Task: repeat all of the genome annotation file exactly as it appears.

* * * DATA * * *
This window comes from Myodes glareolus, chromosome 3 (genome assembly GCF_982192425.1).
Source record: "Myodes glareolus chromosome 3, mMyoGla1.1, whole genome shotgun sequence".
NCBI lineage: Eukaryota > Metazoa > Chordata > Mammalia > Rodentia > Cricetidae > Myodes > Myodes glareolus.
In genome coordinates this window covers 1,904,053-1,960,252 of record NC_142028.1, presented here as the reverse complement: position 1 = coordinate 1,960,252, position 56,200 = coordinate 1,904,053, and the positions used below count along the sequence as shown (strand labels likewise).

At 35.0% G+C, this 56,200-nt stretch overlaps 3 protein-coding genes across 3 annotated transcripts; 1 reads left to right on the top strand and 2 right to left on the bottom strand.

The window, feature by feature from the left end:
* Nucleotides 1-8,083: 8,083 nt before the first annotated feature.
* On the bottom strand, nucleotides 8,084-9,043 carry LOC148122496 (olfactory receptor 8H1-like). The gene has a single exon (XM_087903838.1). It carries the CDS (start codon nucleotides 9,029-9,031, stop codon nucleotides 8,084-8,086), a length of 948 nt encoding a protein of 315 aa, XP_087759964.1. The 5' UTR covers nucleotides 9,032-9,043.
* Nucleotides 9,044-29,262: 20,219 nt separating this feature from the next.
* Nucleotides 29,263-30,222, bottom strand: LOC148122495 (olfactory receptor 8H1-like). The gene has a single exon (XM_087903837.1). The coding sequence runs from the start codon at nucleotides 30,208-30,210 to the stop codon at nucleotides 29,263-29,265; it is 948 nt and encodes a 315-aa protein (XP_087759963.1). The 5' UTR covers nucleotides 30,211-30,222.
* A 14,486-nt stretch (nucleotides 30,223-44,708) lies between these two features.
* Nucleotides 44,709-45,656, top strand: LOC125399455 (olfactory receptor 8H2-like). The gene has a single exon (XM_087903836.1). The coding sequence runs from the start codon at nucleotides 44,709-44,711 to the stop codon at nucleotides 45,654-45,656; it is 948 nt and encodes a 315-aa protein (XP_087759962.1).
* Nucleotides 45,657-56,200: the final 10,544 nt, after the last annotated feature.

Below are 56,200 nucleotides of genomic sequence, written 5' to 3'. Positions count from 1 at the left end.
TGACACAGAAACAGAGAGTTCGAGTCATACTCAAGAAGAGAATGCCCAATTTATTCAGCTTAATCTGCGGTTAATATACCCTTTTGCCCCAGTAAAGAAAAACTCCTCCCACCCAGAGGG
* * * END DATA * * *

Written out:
This window comes from Myodes glareolus, chromosome 3 (genome assembly GCF_982192425.1).
Source record: "Myodes glareolus chromosome 3, mMyoGla1.1, whole genome shotgun sequence".
NCBI lineage: Eukaryota > Metazoa > Chordata > Mammalia > Rodentia > Cricetidae > Myodes > Myodes glareolus.
In genome coordinates this window covers 1,904,053-1,960,252 of record NC_142028.1, presented here as the reverse complement: position 1 = coordinate 1,960,252, position 56,200 = coordinate 1,904,053, and the positions used below count along the sequence as shown (strand labels likewise).

At 35.0% G+C, this 56,200-nt stretch overlaps 3 protein-coding genes across 3 annotated transcripts; 1 reads left to right on the top strand and 2 right to left on the bottom strand.

The window, feature by feature from the left end:
* Nucleotides 1-8,083: 8,083 nt before the first annotated feature.
* On the bottom strand, nucleotides 8,084-9,043 carry LOC148122496 (olfactory receptor 8H1-like). The gene has a single exon (XM_087903838.1). It carries the CDS (start codon nucleotides 9,029-9,031, stop codon nucleotides 8,084-8,086), a length of 948 nt encoding a protein of 315 aa, XP_087759964.1. The 5' UTR covers nucleotides 9,032-9,043.
* Nucleotides 9,044-29,262: 20,219 nt separating this feature from the next.
* Nucleotides 29,263-30,222, bottom strand: LOC148122495 (olfactory receptor 8H1-like). The gene has a single exon (XM_087903837.1). The coding sequence runs from the start codon at nucleotides 30,208-30,210 to the stop codon at nucleotides 29,263-29,265; it is 948 nt and encodes a 315-aa protein (XP_087759963.1). The 5' UTR covers nucleotides 30,211-30,222.
* A 14,486-nt stretch (nucleotides 30,223-44,708) lies between these two features.
* Nucleotides 44,709-45,656, top strand: LOC125399455 (olfactory receptor 8H2-like). The gene has a single exon (XM_087903836.1). The coding sequence runs from the start codon at nucleotides 44,709-44,711 to the stop codon at nucleotides 45,654-45,656; it is 948 nt and encodes a 315-aa protein (XP_087759962.1).
* Nucleotides 45,657-56,200: the final 10,544 nt, after the last annotated feature.

Below are 56,200 nucleotides of genomic sequence, written 5' to 3'. Positions count from 1 at the left end.
TGACACAGAAACAGAGAGTTCGAGTCATACTCAAGAAGAGAATGCCCAATTTATTCAGCTTAATCTGCGGTTAATATACCCTTTTGCCCCAGTAAAGAAAAACTCCTCCCACCCAGAGGG